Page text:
Stanza- 3


"I heard an old religious man

But yesternight declare

That he had found a text to prove

That only God, my dear,

Could love you for yourself alone

And not your yellow hair."


Explanation: In the third and final stanza of the poem, the speaker replies to Anne's statement about love for internal and not for external beauty. The speaker mentions an old religious man, who announced that he had found a text in which it is written that only God is capable of looking beyond external beauty. Here speaker means that humans do not have the depth and understanding to look inside the soul of a person. Humans are always carried away by the shine and glitter of outer beauty and they never care to know the person behind the beautiful appearance, Therefore, the speaker concludes that only God can love Anne only for herself and not for her beauty.

Conclusion of For Anne Gregory Poem

God is the supreme being who loves a person for his real beauty, that is his inner beauty, regardless of his external beauty or his body. Humans want to be loved in this manner, but in today's world, people value superficial qualities and looks more than internal attributes. One who loves the soul can capture the heart and can only selflessly love others. Summary of the poem For Anne Gregory is not just a lesson to Anne Gregory but a lesson to all the people that you can't find anyone, other than God who will love you for who you are. There would be a lot of people who will desire you for your external beauty, but only God is the one who admires your inner beauty.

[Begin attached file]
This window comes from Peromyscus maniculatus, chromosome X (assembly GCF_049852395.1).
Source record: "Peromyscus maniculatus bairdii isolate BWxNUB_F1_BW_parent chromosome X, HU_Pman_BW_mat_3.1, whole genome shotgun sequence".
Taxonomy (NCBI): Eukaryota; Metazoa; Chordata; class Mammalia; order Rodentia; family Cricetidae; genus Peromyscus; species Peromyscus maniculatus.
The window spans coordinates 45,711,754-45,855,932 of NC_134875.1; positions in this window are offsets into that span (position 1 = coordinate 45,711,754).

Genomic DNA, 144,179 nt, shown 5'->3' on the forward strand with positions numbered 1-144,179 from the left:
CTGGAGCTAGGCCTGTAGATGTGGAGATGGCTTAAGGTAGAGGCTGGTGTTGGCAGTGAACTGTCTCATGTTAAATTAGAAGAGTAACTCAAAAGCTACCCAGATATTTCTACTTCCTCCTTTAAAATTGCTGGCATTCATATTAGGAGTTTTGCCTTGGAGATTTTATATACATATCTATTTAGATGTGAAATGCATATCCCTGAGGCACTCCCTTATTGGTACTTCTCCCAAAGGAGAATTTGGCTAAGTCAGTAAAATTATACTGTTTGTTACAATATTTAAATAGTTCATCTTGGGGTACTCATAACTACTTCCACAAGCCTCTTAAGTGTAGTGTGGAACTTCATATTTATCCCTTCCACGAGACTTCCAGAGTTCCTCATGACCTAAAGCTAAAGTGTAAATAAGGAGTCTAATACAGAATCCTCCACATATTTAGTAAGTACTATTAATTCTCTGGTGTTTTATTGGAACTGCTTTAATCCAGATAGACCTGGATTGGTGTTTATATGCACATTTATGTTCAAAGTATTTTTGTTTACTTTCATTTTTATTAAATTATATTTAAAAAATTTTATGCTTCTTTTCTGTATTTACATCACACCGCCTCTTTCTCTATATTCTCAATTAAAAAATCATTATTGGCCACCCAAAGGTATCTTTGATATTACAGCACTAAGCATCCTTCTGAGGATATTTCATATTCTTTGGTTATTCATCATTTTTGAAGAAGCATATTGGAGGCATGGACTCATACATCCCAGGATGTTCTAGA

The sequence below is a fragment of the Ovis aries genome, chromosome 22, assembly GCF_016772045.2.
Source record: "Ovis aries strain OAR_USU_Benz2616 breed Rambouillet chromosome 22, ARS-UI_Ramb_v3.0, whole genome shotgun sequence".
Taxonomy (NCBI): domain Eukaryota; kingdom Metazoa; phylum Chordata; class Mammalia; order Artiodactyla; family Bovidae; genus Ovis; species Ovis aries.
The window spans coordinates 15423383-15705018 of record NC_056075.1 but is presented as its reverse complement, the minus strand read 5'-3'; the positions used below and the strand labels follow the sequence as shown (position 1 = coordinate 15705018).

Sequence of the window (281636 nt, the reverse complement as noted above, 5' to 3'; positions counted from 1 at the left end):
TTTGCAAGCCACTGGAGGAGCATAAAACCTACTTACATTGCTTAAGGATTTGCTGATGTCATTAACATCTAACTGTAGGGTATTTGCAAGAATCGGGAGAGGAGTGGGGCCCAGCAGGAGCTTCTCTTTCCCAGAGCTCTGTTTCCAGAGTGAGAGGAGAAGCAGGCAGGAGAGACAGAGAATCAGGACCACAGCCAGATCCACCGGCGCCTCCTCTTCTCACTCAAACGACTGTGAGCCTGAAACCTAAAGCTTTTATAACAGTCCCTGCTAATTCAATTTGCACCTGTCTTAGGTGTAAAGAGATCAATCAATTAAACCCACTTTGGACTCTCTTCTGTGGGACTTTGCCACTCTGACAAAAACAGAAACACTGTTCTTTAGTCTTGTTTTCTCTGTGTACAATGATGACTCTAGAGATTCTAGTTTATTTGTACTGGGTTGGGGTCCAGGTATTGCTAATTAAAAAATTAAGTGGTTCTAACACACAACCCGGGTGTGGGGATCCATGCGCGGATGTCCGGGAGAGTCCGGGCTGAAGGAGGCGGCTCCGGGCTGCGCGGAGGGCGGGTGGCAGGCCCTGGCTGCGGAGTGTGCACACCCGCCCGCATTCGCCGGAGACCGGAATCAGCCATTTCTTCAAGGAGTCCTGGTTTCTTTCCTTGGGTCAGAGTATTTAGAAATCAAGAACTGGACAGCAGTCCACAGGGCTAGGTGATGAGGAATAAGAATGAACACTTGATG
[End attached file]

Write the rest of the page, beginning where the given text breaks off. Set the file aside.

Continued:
For Anne Gregory class 10 questions and answers


Question 1: What does the young man mean by “great honey-coloured /Ramparts at your ear?” Why does he say that young men are “thrown into despair” by them?

Answer: The young man in the poem praises the “great honey-coloured hair /Ramparts at Anne’s ear” to refer to her beautiful yellow-coloured hair that gracefully falls behind her ear and covers it like a wall. Her hair is so attractive that young men hopelessly fall in love with her. They are “thrown into despair” because they are enchanted by Anne’s beauty as her hair beautifully falls behind her ear. She is so pretty that everyone wants her which is not possible hence, they are all thrown into despair.

Question 2: What colour is the young woman’s hair? What does she say she can change it to? Why would she want to do so?

Answer: Anne’s hair is yellow in colour just like honey. She says that she can dye it black, brown or carrot colour, which means that she can change it to any colour of her choice. She says so to express that outer beauty can be changed anytime, but that’s not real or permanent. She wants young men to look deep into her soul and wants them to love and appreciate her for her inner beauty rather than her external superficial appearance.

Question 3: Objects have qualities which make them desirable to others. Can you think of some objects (a car, a phone, a dress…) and say what qualities make one object more desirable than another? Imagine you were trying to sell an object: what qualities would you emphasise?

Answer: There are various objects having qualities in our lives that make it desirable to others. Here we bring to you a list of objects that make it desirable to others: